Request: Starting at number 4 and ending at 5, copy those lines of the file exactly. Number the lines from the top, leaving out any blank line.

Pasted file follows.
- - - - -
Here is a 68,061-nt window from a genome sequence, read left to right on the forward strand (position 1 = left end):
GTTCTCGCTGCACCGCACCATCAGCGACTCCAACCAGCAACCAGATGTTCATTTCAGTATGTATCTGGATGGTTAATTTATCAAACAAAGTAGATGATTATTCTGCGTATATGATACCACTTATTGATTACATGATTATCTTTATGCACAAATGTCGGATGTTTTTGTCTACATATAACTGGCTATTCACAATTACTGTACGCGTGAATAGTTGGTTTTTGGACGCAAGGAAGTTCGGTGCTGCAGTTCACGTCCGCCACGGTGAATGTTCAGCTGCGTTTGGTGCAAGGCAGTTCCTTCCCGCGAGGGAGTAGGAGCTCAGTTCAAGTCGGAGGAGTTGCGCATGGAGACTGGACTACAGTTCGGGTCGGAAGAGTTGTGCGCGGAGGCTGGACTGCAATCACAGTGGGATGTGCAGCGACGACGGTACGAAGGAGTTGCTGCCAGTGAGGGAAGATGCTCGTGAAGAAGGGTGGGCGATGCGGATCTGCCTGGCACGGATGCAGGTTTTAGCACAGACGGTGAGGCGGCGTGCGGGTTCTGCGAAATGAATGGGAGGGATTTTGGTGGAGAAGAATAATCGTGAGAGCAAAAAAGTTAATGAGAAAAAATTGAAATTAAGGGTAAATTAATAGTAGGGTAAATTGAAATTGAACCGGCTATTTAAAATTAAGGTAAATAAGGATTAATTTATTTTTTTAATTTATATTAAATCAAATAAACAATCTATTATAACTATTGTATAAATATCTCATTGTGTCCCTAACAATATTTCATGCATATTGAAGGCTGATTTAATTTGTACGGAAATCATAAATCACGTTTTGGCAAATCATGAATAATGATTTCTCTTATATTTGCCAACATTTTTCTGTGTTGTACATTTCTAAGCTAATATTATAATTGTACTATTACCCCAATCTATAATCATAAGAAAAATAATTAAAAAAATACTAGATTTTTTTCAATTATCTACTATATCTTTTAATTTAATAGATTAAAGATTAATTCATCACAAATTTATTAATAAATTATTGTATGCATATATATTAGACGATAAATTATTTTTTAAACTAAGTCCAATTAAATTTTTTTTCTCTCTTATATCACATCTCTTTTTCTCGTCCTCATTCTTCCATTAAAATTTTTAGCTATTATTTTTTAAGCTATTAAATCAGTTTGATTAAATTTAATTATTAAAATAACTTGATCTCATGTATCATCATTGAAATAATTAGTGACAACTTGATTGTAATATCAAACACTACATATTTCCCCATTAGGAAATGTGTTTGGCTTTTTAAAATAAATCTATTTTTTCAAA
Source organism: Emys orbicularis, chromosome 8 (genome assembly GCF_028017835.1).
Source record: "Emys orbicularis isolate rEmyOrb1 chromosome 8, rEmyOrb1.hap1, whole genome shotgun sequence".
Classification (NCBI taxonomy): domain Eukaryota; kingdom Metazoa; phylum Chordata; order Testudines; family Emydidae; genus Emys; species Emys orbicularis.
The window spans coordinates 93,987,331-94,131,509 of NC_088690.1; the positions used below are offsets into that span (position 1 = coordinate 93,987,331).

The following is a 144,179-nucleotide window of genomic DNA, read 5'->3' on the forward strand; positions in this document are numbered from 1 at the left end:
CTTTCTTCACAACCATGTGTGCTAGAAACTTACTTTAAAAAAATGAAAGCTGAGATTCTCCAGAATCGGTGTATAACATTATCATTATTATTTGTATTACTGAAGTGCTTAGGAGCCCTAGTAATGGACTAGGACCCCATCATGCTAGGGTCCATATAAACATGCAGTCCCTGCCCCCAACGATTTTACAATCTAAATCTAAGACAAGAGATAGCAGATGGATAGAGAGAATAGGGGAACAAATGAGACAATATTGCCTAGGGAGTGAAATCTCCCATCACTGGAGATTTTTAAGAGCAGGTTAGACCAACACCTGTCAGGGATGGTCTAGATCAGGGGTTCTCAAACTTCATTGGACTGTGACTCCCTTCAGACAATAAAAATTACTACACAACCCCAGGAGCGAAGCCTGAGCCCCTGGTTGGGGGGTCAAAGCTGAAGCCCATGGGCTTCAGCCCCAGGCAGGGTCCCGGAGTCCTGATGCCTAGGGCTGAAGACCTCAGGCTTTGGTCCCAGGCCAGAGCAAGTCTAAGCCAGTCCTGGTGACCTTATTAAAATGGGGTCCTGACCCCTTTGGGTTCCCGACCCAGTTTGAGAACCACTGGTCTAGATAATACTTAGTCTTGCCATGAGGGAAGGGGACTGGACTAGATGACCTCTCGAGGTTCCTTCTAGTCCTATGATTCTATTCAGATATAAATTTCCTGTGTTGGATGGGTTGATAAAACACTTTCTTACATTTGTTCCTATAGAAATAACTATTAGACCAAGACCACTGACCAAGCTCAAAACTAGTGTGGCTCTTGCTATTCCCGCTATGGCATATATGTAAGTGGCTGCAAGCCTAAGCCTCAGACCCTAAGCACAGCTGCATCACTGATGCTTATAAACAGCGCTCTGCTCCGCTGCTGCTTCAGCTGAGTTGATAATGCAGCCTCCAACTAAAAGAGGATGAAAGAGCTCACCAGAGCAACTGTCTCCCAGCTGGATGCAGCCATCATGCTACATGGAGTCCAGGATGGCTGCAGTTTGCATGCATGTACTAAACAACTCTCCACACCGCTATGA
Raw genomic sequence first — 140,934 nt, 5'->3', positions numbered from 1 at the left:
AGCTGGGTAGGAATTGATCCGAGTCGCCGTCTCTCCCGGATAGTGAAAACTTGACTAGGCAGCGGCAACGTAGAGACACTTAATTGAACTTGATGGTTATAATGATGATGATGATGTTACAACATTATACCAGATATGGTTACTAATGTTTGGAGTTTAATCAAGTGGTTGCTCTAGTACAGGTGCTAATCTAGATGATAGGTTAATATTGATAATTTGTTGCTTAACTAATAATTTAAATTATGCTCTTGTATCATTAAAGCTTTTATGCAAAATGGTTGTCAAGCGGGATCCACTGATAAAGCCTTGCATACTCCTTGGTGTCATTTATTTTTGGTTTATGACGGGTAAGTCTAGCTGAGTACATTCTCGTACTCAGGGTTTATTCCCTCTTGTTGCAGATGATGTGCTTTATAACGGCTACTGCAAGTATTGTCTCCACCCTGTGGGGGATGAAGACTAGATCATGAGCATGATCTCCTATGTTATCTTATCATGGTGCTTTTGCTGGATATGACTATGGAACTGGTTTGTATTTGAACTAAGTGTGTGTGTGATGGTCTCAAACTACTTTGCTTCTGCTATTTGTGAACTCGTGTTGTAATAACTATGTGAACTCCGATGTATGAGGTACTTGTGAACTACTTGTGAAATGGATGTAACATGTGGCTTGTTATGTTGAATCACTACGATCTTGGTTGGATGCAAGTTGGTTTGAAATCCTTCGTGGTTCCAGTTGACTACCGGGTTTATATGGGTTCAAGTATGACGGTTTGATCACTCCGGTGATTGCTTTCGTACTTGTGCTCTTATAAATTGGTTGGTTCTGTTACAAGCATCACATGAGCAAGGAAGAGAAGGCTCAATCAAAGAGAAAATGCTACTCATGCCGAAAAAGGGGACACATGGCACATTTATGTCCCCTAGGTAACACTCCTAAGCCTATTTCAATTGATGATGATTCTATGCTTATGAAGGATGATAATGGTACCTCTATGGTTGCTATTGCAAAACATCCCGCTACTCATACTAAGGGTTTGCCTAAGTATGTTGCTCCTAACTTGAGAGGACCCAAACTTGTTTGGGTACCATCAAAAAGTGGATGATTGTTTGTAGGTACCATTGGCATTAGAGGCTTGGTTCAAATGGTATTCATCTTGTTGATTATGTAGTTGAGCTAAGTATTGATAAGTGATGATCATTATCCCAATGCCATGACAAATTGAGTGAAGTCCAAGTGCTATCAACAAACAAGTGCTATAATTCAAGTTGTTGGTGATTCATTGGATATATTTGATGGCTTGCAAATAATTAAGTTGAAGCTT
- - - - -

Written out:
Source record: "Emys orbicularis isolate rEmyOrb1 chromosome 8, rEmyOrb1.hap1, whole genome shotgun sequence".
Classification (NCBI taxonomy): domain Eukaryota; kingdom Metazoa; phylum Chordata; order Testudines; family Emydidae; genus Emys; species Emys orbicularis.